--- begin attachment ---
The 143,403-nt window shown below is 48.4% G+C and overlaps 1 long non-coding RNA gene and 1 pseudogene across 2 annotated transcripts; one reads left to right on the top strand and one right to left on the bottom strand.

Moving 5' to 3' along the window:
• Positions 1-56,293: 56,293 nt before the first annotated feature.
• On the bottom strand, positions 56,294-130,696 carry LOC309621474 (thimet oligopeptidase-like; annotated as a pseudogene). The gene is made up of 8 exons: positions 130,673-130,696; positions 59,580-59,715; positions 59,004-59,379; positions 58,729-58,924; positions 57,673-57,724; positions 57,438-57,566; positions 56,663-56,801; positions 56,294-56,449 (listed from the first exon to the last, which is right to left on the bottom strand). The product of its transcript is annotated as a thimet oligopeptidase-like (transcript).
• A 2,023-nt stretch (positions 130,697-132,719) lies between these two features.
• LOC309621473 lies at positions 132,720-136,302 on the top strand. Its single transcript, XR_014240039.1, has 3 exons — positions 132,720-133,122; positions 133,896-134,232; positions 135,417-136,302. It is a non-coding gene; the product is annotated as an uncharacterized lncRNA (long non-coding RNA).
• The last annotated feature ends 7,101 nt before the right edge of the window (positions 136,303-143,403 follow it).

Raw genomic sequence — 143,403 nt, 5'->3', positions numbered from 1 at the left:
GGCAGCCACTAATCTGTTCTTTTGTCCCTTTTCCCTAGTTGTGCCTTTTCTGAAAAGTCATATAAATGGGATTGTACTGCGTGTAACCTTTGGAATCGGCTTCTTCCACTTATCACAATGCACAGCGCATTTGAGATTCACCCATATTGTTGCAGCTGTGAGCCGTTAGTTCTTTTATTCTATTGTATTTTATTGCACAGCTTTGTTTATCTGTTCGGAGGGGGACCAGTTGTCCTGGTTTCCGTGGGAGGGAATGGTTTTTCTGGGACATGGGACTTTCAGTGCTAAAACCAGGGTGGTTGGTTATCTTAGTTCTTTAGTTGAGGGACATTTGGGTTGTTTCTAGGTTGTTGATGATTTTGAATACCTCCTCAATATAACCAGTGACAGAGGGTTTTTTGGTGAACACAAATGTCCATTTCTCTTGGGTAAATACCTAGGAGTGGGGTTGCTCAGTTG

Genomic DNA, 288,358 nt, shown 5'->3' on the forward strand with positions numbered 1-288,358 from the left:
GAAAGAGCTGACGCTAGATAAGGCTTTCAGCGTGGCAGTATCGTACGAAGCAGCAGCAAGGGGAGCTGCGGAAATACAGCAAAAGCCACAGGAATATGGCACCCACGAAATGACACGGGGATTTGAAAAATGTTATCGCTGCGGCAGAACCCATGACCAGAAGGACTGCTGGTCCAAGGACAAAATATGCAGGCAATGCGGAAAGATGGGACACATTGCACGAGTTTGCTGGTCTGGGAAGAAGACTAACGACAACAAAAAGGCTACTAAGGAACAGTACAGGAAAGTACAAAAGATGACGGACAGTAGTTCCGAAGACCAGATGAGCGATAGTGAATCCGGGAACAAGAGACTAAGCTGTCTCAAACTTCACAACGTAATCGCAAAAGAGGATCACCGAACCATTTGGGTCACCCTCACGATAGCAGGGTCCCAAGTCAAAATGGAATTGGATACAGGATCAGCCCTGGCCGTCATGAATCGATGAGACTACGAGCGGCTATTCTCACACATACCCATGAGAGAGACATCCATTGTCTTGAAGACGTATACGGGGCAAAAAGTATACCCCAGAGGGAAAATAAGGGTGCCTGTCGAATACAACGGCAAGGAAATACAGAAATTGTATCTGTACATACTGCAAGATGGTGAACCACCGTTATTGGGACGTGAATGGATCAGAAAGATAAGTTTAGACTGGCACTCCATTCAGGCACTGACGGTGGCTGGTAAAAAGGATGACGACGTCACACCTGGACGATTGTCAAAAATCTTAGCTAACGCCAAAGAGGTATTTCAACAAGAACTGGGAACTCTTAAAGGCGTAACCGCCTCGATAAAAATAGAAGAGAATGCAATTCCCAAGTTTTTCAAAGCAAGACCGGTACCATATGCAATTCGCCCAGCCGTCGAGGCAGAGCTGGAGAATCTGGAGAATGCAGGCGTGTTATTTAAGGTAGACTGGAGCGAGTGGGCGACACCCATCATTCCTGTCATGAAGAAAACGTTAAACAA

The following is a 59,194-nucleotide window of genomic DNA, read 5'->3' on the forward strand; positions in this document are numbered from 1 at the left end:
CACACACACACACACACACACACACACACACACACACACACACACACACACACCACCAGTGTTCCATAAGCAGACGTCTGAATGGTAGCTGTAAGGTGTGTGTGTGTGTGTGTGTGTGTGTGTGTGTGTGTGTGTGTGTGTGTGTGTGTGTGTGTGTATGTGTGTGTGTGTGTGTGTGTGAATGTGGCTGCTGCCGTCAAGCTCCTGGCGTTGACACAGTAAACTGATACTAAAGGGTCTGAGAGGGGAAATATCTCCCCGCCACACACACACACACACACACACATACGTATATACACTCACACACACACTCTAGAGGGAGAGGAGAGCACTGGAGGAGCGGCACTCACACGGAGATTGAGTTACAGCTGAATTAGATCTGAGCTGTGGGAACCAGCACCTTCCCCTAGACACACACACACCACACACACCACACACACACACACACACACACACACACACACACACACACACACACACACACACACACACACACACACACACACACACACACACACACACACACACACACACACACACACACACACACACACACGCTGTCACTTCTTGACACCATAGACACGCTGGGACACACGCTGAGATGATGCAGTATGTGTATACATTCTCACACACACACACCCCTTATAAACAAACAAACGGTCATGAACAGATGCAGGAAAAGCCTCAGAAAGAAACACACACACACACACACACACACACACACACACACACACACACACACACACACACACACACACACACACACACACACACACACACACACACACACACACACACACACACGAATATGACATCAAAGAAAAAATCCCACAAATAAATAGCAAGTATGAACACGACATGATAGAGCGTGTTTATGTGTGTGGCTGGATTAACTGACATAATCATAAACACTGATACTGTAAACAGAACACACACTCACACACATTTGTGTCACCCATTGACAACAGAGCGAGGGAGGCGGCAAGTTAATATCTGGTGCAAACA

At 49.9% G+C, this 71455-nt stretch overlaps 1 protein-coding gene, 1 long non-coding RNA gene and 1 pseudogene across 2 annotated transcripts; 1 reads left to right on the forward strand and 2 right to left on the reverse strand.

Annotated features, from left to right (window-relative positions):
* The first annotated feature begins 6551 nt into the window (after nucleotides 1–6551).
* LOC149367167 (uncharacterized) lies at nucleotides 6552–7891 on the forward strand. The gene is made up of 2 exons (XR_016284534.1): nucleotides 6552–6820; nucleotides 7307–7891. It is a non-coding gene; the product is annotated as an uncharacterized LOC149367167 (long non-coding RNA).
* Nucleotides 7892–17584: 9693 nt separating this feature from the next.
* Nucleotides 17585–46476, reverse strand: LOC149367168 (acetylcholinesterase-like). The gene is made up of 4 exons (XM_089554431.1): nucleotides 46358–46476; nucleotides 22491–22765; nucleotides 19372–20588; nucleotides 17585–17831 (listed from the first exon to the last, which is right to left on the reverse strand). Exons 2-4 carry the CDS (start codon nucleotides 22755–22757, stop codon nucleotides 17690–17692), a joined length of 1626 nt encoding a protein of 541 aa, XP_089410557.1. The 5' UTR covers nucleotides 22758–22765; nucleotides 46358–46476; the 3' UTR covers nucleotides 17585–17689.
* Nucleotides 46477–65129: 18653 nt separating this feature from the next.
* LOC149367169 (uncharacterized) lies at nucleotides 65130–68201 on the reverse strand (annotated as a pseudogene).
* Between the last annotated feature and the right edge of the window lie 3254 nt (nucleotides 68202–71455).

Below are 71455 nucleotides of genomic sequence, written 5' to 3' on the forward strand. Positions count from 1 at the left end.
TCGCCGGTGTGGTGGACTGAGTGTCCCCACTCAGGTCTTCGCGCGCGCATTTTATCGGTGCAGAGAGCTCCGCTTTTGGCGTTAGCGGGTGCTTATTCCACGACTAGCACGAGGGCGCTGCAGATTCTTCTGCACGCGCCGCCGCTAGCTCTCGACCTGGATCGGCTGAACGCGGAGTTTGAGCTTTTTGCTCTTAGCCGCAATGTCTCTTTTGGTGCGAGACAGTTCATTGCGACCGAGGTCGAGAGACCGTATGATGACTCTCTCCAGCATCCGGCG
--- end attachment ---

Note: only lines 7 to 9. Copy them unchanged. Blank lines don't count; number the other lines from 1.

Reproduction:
• The last annotated feature ends 7,101 nt before the right edge of the window (positions 136,303-143,403 follow it).

Raw genomic sequence — 143,403 nt, 5'->3', positions numbered from 1 at the left:
GGCAGCCACTAATCTGTTCTTTTGTCCCTTTTCCCTAGTTGTGCCTTTTCTGAAAAGTCATATAAATGGGATTGTACTGCGTGTAACCTTTGGAATCGGCTTCTTCCACTTATCACAATGCACAGCGCATTTGAGATTCACCCATATTGTTGCAGCTGTGAGCCGTTAGTTCTTTTATTCTATTGTATTTTATTGCACAGCTTTGTTTATCTGTTCGGAGGGGGACCAGTTGTCCTGGTTTCCGTGGGAGGGAATGGTTTTTCTGGGACATGGGACTTTCAGTGCTAAAACCAGGGTGGTTGGTTATCTTAGTTCTTTAGTTGAGGGACATTTGGGTTGTTTCTAGGTTGTTGATGATTTTGAATACCTCCTCAATATAACCAGTGACAGAGGGTTTTTTGGTGAACACAAATGTCCATTTCTCTTGGGTAAATACCTAGGAGTGGGGTTGCTCAGTTG